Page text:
Dayton complains about GOP interferenceST. PAUL — Mark Dayton says Republican workers who videotape his nearly every move are getting so close that they intimidate voters trying to talk to the DFL governor candidate.
By: Julie Buntjer, Worthington Daily Globe
ST. PAUL — Mark Dayton says Republican workers who videotape his nearly every move are getting so close that they intimidate voters trying to talk to the DFL governor candidate.
The GOP workers, known as trackers, “have made it impossible to conduct a normal campaign schedule,” Dayton said Monday, and promised that his campaign and the Democratic-Farmer-Labor Party would not do the same.
Dayton showed reporters video shot Saturday at Game Fair near Ramsey, which he said proved that a pair of trackers restricted public access to his booth.
Republicans said their trackers are respectful and polite.
“He wants to hide from Minnesotans for the next 90 days,” GOP Communications Director Mark Drake said of Dayton.
Drake said Dayton’s complaints only came after Republican trackers taped Dayton talking about his two dogs that were left in a car in 93-degree heat.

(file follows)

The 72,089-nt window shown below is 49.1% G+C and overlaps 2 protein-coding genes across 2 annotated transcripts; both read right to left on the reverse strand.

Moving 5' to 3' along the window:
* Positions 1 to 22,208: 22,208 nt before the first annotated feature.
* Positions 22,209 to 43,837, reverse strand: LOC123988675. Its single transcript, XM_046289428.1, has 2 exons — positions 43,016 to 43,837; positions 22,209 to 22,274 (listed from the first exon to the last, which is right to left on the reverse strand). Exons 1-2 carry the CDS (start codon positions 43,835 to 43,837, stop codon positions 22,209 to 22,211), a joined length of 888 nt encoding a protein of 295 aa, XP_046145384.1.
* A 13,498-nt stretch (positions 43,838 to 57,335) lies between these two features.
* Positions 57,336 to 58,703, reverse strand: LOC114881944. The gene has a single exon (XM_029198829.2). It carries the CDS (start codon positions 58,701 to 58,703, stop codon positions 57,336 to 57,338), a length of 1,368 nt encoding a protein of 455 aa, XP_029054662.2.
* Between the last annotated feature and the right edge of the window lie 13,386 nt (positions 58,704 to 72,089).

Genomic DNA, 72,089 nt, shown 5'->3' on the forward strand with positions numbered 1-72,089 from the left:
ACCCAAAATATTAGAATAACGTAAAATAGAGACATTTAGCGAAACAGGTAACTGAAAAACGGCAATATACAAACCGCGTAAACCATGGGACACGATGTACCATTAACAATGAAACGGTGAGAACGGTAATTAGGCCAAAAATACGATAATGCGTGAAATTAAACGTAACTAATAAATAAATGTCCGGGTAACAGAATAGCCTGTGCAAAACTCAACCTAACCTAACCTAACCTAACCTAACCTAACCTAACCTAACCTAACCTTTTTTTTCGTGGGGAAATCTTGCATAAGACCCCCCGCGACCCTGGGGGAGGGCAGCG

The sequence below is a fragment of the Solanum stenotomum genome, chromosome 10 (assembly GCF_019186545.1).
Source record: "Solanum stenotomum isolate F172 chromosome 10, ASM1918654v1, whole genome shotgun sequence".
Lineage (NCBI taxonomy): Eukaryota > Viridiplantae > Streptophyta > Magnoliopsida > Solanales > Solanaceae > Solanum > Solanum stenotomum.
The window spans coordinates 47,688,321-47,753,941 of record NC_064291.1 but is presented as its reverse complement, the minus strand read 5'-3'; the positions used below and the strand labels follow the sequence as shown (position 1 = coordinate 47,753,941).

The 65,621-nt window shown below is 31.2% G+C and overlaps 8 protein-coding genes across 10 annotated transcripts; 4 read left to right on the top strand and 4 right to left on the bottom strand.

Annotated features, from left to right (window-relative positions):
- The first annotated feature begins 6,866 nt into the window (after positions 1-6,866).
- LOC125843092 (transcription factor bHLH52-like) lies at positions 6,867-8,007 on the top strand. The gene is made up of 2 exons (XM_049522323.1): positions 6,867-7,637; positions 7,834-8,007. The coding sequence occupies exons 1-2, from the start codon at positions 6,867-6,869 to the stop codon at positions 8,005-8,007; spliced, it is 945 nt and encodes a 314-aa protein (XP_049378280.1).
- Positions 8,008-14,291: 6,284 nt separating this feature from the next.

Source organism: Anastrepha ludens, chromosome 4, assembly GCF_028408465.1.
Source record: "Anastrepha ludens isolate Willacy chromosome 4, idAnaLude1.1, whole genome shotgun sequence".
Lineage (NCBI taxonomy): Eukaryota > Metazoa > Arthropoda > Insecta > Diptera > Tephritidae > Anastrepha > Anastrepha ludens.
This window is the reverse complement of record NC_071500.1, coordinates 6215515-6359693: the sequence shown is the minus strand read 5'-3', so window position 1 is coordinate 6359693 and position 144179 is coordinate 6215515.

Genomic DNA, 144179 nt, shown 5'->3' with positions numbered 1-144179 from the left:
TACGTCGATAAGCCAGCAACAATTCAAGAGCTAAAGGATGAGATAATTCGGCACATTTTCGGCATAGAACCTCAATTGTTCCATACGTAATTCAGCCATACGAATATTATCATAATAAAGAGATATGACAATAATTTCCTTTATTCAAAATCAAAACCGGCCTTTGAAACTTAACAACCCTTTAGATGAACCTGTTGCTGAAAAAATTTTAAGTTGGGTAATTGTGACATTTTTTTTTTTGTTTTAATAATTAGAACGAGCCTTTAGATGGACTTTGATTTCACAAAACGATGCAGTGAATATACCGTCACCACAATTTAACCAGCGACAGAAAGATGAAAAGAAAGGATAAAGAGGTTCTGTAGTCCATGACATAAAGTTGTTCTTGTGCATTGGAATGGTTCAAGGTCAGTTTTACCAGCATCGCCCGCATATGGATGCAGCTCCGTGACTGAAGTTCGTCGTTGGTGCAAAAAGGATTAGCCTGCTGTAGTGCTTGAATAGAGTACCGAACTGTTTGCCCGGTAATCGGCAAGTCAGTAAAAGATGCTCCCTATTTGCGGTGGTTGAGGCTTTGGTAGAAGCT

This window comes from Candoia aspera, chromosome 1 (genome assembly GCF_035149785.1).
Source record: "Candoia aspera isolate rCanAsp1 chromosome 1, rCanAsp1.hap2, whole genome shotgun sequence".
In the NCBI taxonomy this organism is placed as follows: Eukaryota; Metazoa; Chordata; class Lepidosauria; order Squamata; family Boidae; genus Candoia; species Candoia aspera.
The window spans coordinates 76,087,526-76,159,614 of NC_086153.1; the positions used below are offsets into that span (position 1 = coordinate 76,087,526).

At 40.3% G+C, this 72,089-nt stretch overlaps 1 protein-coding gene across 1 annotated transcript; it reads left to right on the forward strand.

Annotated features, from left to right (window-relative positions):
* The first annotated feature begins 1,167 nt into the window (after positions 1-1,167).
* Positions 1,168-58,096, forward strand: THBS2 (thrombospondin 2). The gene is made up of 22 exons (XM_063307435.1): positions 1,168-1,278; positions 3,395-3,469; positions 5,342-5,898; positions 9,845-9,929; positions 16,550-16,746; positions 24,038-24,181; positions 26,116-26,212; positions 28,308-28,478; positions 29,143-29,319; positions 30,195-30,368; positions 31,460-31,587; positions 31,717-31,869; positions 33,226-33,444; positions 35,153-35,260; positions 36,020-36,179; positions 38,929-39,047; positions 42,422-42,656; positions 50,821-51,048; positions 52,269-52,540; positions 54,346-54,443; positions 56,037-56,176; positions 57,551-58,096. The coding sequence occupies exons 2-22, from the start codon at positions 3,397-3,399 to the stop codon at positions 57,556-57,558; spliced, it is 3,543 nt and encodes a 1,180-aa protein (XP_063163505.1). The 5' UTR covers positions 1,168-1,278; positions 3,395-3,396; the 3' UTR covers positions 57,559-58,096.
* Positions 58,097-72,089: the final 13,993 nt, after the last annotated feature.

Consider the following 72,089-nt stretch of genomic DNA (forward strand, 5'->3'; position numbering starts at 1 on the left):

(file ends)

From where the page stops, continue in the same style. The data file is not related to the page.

“We’re seeing the fallout of that,” Drake said, calling Dayton’s reaction “weird.”
Dayton proposed requiring trackers to keep “a respectful distance,” not to block the public and to wear a T-shirt, button or other type of identification.
For his part, Dayton pledged that his campaign and the DFL Party only would record public appearances by opponents, such as Republican Tom Emmer.
Trackers have become more common since the 1980s. They provide information for opponents and sometimes their footage is used in campaign advertisements. Trackers often follow the opposition candidate’s every move, from the time he arrives at an event until the time he leaves.
Don Davis reports for Forum Communications Co., which also owns the Daily Globe.